When Google introduced its cloud gaming service, Stadia, back in 2019, the innovative product seemed like it could have a big impact on the gaming industry. No longer would consumers have to shell out $300 or more for a game console that sits in their living rooms. Instead, people could play from their existing devices with just an internet connection — smartphones, laptops, and Chromecast dongles would all be able to play high-quality, AAA titles. That could open up the market to many casual gamers who otherwise would have hesitated to buy a console just to try that one game they're interested in.
Stadia is barebones — Skepticism that the technology could work reliably gave way to a different issue — Stadia's lack of, well, games. The service itself works as advertised, so long as you have a good internet connection, but besides a few better-known titles like Borderlands 3, Destiny 2, and NBA 2K20, Stadia is mostly filled with indie games that casual gamers might not be too excited about. Things could be turning around for the little service that could, however.
In an interview with MobileSyrup, the director of games for Stadia, Jack Buser, said that 200 developers are working on more than 400 games for Stadia. And upcoming big-name releases for the platform include Madden 21, Immortals Fenyx Rising (for which the demo is already playable), and the much-hyped Cyberpunk 2077.
The cloud gaming market has heated up since Stadia launched. Its biggest competitor is probably Microsoft's Game Pass, a subscription service that incorporates cloud gaming and launched with more than 100 AAA games including heavy hitters like Halo and Gears of War. Microsoft also recently acquired ZeniMax/Bethesda and said all its future first-party releases will be available on Game Pass from day one. What's more, gamers only pay $15 a month for access to the full catalog.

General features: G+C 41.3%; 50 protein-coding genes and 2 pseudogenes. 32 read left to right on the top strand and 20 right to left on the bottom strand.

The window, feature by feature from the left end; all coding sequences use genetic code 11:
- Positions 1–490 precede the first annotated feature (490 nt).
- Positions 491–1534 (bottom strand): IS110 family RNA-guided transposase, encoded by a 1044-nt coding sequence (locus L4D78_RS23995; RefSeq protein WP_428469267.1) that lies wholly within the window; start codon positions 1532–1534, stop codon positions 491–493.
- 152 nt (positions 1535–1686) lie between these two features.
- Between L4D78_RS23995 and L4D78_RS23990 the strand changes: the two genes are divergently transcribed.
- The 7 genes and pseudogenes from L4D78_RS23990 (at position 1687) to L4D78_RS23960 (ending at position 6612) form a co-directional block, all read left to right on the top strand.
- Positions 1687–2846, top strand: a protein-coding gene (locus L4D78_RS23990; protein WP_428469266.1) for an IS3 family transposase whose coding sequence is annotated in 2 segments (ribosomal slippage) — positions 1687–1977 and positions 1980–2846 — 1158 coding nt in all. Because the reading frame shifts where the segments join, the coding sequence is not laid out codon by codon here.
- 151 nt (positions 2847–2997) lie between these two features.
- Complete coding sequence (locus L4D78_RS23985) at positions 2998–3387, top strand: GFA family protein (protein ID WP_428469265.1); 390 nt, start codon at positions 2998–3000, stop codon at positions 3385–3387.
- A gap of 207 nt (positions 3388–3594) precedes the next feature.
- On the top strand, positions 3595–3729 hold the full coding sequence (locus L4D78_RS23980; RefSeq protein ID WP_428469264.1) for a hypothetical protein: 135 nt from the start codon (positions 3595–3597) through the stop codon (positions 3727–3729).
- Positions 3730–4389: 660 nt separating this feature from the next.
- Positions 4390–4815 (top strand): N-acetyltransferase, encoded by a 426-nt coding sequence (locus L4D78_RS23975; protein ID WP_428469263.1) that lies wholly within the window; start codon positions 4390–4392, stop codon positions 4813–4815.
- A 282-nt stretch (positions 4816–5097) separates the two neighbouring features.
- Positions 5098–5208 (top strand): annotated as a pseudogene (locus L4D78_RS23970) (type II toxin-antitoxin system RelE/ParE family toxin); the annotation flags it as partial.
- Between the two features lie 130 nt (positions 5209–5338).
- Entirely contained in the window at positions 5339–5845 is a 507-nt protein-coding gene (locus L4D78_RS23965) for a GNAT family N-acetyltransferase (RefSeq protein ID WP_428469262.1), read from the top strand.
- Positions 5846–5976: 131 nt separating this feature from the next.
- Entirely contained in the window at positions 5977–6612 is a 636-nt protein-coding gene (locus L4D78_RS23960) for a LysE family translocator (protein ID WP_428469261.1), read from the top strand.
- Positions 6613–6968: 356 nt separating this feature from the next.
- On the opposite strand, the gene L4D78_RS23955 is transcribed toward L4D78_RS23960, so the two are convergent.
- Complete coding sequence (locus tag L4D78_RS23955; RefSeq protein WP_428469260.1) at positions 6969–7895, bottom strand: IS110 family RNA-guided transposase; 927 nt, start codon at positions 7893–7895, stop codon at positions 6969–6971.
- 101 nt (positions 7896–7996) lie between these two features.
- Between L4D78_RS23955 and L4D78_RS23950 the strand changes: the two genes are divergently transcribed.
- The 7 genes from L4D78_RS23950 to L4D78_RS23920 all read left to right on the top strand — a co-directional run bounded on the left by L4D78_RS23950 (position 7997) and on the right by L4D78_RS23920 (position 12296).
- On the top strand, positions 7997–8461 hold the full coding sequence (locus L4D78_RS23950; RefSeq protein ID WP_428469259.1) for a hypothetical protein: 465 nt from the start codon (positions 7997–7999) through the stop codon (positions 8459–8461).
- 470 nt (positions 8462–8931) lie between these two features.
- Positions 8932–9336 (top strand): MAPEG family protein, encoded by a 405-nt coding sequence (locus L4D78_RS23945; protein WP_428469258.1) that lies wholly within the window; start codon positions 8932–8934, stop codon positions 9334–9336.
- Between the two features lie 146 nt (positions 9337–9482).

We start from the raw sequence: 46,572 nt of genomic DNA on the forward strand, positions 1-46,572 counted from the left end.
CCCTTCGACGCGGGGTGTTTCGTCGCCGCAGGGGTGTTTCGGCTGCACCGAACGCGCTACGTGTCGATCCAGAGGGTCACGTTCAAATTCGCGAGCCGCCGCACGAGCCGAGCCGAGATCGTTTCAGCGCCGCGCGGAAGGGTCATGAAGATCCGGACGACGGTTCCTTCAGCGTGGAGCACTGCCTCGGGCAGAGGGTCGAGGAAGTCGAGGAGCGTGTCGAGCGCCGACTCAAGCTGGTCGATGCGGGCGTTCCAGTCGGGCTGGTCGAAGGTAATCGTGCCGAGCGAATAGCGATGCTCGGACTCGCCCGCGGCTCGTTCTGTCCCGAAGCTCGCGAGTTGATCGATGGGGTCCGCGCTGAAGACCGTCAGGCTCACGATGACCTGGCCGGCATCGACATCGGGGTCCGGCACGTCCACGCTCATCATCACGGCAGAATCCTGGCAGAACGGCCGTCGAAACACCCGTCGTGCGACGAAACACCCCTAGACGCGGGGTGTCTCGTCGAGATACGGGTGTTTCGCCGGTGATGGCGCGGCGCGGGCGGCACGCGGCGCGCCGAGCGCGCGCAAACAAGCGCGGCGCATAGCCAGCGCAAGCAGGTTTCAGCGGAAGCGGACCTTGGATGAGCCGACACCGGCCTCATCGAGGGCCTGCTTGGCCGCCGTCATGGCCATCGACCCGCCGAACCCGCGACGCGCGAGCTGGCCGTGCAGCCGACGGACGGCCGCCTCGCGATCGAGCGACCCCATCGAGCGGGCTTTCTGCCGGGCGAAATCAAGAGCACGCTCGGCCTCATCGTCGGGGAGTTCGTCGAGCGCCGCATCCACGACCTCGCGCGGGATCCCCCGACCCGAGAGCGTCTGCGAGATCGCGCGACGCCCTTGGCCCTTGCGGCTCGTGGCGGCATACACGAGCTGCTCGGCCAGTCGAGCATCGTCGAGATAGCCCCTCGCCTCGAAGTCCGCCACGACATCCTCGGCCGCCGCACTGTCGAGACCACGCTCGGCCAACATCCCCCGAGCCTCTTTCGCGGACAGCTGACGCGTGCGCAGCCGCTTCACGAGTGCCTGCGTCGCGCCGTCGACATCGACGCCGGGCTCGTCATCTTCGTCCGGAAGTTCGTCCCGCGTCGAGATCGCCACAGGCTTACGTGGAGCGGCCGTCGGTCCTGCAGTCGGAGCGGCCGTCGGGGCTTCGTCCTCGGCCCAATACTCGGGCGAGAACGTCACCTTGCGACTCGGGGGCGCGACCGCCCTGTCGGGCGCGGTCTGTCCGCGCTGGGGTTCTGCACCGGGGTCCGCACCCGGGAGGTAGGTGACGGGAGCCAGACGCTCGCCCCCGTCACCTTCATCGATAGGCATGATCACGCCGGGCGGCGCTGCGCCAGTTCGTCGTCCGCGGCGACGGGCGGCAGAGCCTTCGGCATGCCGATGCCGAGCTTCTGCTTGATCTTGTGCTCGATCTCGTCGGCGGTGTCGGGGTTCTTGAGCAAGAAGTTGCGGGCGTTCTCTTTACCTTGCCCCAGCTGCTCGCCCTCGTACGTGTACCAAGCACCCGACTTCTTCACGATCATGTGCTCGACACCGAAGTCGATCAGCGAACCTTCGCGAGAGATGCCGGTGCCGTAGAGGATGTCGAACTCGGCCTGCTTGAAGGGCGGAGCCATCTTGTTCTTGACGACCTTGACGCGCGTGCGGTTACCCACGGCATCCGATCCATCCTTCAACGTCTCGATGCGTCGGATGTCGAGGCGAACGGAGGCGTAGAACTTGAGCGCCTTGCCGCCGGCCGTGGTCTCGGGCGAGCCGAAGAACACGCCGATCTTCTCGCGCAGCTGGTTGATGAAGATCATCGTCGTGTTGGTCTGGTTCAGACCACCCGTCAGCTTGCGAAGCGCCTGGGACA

Google's pitch — On Stadia, one can choose to pay the full price for individual titles or sign up for the $10-a-month Stadia Pro subscription to access an expanding library. The company also announced that it will be integrating individual subscriptions to developers (think cable TV) for an indeterminate launch date. Stadia supports Android, Chrome, ChromeOS, and Chromecast while Game Pass only supports cloud streaming on Android right now, though further platform support is coming.
Maybe some people want to be able to buy a game once and play it ad infinitum. Google pitches Stadia now as being a free and accessible way to play games — buy a game once and you can play it wherever you are, for as long as you want. And not all games will be available via subscription anyway; Cyberpunk 2077 won't be available on Microsoft's Game Pass, for instance. If the Stadia release of that title next month goes well, it's possible that people will get excited about the service and think twice about trying to buy one of Microsoft or Sony's new consoles that are currently sold out.
Maybe that's wishful thinking, but it's also not unreasonable that it's taking time for Google to find its footing in a new industry like gaming. Release cycles for new games take a long time, and Stadia is built on Linux, meaning games need to be ported over — something developers may not want to bother with for older titles. Stadia still has a chance, if Google doesn't graveyard it first.
Correction: Stadia offers a $10/month Pro tier on top of its free service. An earlier version of this post misstated Stadia's subscription options.